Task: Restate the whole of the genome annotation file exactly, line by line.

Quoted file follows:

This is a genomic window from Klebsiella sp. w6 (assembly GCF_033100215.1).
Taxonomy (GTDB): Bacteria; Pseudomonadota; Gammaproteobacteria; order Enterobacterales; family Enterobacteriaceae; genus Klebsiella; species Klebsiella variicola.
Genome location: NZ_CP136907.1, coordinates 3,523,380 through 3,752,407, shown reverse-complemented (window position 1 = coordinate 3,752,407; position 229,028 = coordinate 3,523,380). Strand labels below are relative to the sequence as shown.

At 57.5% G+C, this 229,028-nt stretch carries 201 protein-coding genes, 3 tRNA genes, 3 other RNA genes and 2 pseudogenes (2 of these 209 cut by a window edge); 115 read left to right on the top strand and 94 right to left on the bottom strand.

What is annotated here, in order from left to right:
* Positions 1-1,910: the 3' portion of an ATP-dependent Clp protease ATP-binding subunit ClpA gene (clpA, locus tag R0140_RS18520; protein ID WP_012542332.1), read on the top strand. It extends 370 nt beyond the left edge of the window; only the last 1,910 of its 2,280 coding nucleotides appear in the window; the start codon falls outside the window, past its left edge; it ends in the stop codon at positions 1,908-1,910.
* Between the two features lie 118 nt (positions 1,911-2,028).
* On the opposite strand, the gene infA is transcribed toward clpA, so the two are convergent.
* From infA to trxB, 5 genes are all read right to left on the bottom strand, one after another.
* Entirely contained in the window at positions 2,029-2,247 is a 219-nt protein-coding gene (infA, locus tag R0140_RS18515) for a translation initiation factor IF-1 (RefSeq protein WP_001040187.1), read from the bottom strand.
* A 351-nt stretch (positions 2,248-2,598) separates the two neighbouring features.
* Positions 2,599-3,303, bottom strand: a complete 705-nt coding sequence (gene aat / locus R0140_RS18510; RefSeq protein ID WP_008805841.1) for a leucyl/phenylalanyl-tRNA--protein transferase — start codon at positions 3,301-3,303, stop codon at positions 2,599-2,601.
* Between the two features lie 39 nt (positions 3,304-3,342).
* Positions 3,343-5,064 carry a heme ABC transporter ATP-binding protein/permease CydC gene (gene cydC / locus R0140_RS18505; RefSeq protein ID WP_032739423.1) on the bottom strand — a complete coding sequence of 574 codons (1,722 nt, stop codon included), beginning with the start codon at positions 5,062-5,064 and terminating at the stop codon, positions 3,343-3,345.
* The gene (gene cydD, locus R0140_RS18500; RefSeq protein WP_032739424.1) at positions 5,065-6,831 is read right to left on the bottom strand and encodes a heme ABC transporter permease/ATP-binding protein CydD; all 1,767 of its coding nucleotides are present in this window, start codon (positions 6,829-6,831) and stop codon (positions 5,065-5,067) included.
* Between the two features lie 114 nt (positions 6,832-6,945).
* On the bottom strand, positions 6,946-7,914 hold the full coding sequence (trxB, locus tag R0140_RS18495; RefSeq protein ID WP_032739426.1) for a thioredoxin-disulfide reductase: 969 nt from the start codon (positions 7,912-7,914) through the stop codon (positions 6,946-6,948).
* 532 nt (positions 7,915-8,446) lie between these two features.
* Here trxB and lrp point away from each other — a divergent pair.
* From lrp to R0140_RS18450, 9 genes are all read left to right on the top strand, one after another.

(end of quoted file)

This is a genomic window from Klebsiella sp. w6 (assembly GCF_033100215.1).
Taxonomy (GTDB): Bacteria; Pseudomonadota; Gammaproteobacteria; order Enterobacterales; family Enterobacteriaceae; genus Klebsiella; species Klebsiella variicola.
Genome location: NZ_CP136907.1, coordinates 3,523,380 through 3,752,407, shown reverse-complemented (window position 1 = coordinate 3,752,407; position 229,028 = coordinate 3,523,380). Strand labels below are relative to the sequence as shown.

At 57.5% G+C, this 229,028-nt stretch carries 201 protein-coding genes, 3 tRNA genes, 3 other RNA genes and 2 pseudogenes (2 of these 209 cut by a window edge); 115 read left to right on the top strand and 94 right to left on the bottom strand.

What is annotated here, in order from left to right:
* Positions 1-1,910: the 3' portion of an ATP-dependent Clp protease ATP-binding subunit ClpA gene (clpA, locus tag R0140_RS18520; protein ID WP_012542332.1), read on the top strand. It extends 370 nt beyond the left edge of the window; only the last 1,910 of its 2,280 coding nucleotides appear in the window; the start codon falls outside the window, past its left edge; it ends in the stop codon at positions 1,908-1,910.
* Between the two features lie 118 nt (positions 1,911-2,028).
* On the opposite strand, the gene infA is transcribed toward clpA, so the two are convergent.
* From infA to trxB, 5 genes are all read right to left on the bottom strand, one after another.
* Entirely contained in the window at positions 2,029-2,247 is a 219-nt protein-coding gene (infA, locus tag R0140_RS18515) for a translation initiation factor IF-1 (RefSeq protein WP_001040187.1), read from the bottom strand.
* A 351-nt stretch (positions 2,248-2,598) separates the two neighbouring features.
* Positions 2,599-3,303, bottom strand: a complete 705-nt coding sequence (gene aat / locus R0140_RS18510; RefSeq protein ID WP_008805841.1) for a leucyl/phenylalanyl-tRNA--protein transferase — start codon at positions 3,301-3,303, stop codon at positions 2,599-2,601.
* Between the two features lie 39 nt (positions 3,304-3,342).
* Positions 3,343-5,064 carry a heme ABC transporter ATP-binding protein/permease CydC gene (gene cydC / locus R0140_RS18505; RefSeq protein ID WP_032739423.1) on the bottom strand — a complete coding sequence of 574 codons (1,722 nt, stop codon included), beginning with the start codon at positions 5,062-5,064 and terminating at the stop codon, positions 3,343-3,345.
* The gene (gene cydD, locus R0140_RS18500; RefSeq protein WP_032739424.1) at positions 5,065-6,831 is read right to left on the bottom strand and encodes a heme ABC transporter permease/ATP-binding protein CydD; all 1,767 of its coding nucleotides are present in this window, start codon (positions 6,829-6,831) and stop codon (positions 5,065-5,067) included.
* Between the two features lie 114 nt (positions 6,832-6,945).
* On the bottom strand, positions 6,946-7,914 hold the full coding sequence (trxB, locus tag R0140_RS18495; RefSeq protein ID WP_032739426.1) for a thioredoxin-disulfide reductase: 969 nt from the start codon (positions 7,912-7,914) through the stop codon (positions 6,946-6,948).
* 532 nt (positions 7,915-8,446) lie between these two features.
* Here trxB and lrp point away from each other — a divergent pair.
* From lrp to R0140_RS18450, 9 genes are all read left to right on the top strand, one after another.